(9)

with the neighbourhood corresponding to centred in .

After having introduced the colour Asplünd’s distance, examples are given.

4 Examples and applications

In figure 4, our aim is to find bricks of homogeneous colour inside a colour image of a brick wall. In the map of Asplünd’s distances of the image without noise , the regional minima correspond to the location where the probe is similar to the image (according to Asplünd’s distance). In the noisy image , the map of Asplünd’s distance is very sensitive to noise (fig. 4 d). Therefore, it is necessary to introduce a tolerance in the map , to find the minima corresponding to the bricks. One can notice that:

  • the minima are preserved into the map with a tolerance (fig. 4 c) compared to the map without (fig. 4 f)

  • the maps are insensitive to a vertical lighting drift.

The minima can be extracted using standard mathematical morphology operations [10, 11].

In figure 5, two images of the same scene, a bright image and a dark image , are acquired with two different exposure time. The probe is extracted in the bright image and used to compute the map of Asplünd’s distance in the darker image. By finding the minima of the map, the balls are detected and their contours are added to the image of figure 5 (b). One can notice that the Asplünd’s distance is very robust to lighting variations.

(a) Image and probe (b) Noisy image (c) Map (d) Map (e) Colour probe magnified (f) Map
Fig. 4: Maps of Asplünd’s distances without tolerance and with tolerance . In , a Gaussian white noise with zero-mean, variance 2.6 and spatial density has been used.
(a) Initial image and probe (b) Dark image Balls detected (c) Map
Fig. 5: Detection of coloured balls on a dark image with a probe extracted in the bright image . (a) The border of the probe is coloured in white.

5 Conclusion and perspectives

An Asplünd’s distance for colour and multivariate images has been introduced. Based on a double-sided probing of a function, this distance is particularly insensitive to the lighting variations. Moreover an alternative definition of the colour Asplünd’s distance robust to noise has been introduced. An example illustrates the robustness of the method to the lighting variations and to the noise. With this new distance, efficient colour or multivariate pattern matching can be performed in images with all the properties described in [8]. In future works, we plan to present the definition of a colour Asplünd’s distance with a colour LIP model [3] (already defined). We are also going to study the links between Asplünd’s probing and mathematical morphology.

References

  • [1] M. Jourlin and J.C. Pinoli, “A model for logarithmic image processing,” Journal of Microscopy, vol. 149, no. 1, pp. 21–35, 1988.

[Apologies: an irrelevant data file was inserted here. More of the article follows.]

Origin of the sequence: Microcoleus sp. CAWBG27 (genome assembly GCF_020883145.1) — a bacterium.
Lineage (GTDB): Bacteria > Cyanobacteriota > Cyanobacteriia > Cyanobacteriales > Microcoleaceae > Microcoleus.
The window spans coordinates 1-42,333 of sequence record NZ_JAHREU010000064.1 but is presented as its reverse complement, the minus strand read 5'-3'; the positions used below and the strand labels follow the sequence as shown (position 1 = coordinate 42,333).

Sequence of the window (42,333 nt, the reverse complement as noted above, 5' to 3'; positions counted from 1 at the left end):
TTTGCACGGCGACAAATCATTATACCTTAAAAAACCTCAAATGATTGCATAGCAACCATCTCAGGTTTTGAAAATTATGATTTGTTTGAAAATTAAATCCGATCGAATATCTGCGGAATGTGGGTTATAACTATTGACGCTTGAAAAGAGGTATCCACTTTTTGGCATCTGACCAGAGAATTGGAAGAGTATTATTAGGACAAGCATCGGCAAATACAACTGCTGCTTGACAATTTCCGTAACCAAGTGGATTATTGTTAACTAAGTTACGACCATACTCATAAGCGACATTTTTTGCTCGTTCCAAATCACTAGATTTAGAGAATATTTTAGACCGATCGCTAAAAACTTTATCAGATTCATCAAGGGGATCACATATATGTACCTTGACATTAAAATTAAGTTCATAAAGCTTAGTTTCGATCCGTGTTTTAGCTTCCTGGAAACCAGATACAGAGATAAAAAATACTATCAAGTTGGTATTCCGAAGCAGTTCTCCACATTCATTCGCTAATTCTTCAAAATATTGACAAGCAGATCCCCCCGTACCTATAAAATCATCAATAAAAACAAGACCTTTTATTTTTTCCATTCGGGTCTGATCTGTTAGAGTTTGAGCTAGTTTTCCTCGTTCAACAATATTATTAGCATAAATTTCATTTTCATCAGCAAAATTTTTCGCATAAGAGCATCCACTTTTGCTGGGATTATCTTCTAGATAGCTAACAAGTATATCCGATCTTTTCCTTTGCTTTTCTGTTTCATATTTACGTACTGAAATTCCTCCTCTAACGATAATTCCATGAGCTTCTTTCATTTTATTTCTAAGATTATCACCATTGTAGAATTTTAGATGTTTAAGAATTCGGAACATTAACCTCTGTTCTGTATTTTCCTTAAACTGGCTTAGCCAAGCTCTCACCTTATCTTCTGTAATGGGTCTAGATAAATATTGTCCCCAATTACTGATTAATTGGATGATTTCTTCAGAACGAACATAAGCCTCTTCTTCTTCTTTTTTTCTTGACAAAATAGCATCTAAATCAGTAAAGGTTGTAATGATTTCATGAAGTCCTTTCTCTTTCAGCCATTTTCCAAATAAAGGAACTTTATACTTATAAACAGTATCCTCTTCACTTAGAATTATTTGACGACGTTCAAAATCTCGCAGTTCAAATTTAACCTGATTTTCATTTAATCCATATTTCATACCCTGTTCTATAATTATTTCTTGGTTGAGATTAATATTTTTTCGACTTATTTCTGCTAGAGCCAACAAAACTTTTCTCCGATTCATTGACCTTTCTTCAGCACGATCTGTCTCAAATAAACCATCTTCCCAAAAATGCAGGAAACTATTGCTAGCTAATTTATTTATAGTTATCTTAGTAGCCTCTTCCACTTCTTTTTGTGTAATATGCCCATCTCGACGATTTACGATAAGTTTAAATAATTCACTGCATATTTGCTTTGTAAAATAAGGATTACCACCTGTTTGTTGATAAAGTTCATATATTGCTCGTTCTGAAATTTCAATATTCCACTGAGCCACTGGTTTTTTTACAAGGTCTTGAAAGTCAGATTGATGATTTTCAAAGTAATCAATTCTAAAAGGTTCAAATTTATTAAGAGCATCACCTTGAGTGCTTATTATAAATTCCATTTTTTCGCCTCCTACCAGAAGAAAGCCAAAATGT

• [2] M. Jourlin and J.C. Pinoli, “Logarithmic image processing: The mathematical and physical framework for the representation and processing of transmitted images,” in Advances in Imaging and Electron Physics, Peter W. Hawkes, Ed., vol. 115, pp. 129 – 196. Elsevier, 2001.
  • [3] M. Jourlin, J. Breugnot, F. Itthirad, M. Bouabdellah, and B. Closs, “Chapter 2 - Logarithmic image processing for color images,” in Advances in Imaging and Electron Physics, Peter W. Hawkes, Ed., vol. 168, pp. 65 – 107. Elsevier, 2011.
  • [4] J.C. Brailean, B. Sullivan, C.T. Chen, and M.L. Giger, “Evaluating the EM algorithm for image processing using a human visual fidelity criterion,” in Acoustics, Speech, and Signal Processing, 1991. ICASSP-91., 1991 International Conference on, Apr 1991, pp. 2957–2960 vol.4.
  • [5] E. Asplünd, “Comparison between plane symmetric convex bodies and parallelograms,” Mathematica Scandinavica, vol. 8, pp. 171–180, 1960.
  • [6] B. Grünbaum, “Measures of symmetry for convex sets,” in Proceedings of Symposia in Pure Mathematics, 1963, pp. 233–270 vol.7.
  • [7] M. Jourlin, M. Carré, J. Breugnot, and M. Bouabdellah, “Chapter 7 - Logarithmic image processing: Additive contrast, multiplicative contrast, and associated metrics,” in Advances in Imaging and Electron Physics, Peter W. Hawkes, Ed., vol. 171, pp. 357 – 406. Elsevier, 2012.
  • [8] M. Jourlin, E. Couka, B. Abdallah, J. Corvo, and J. Breugnot, “Asplünd’s metric defined in the logarithmic image processing (LIP) framework: A new way to perform double-sided image probing for non-linear grayscale pattern matching,” Pattern Recognition, vol. 47, no. 9, pp. 2908 – 2924, 2014.
  • [9] G. Noyel, J. Angulo, and D. Jeulin, “Morphological segmentation of hyperspectral images,” Image Analysis & Stereology, vol. 26, no. 3, 2007.
  • [10] G. Matheron, Eléments pour une théorie des milieux poreux, Masson, Paris, 1967.
  • [11] J. Serra and N.A.C. Cressie, Image analysis and mathematical morphology: Vol. 1, Academic Press, London, 1982.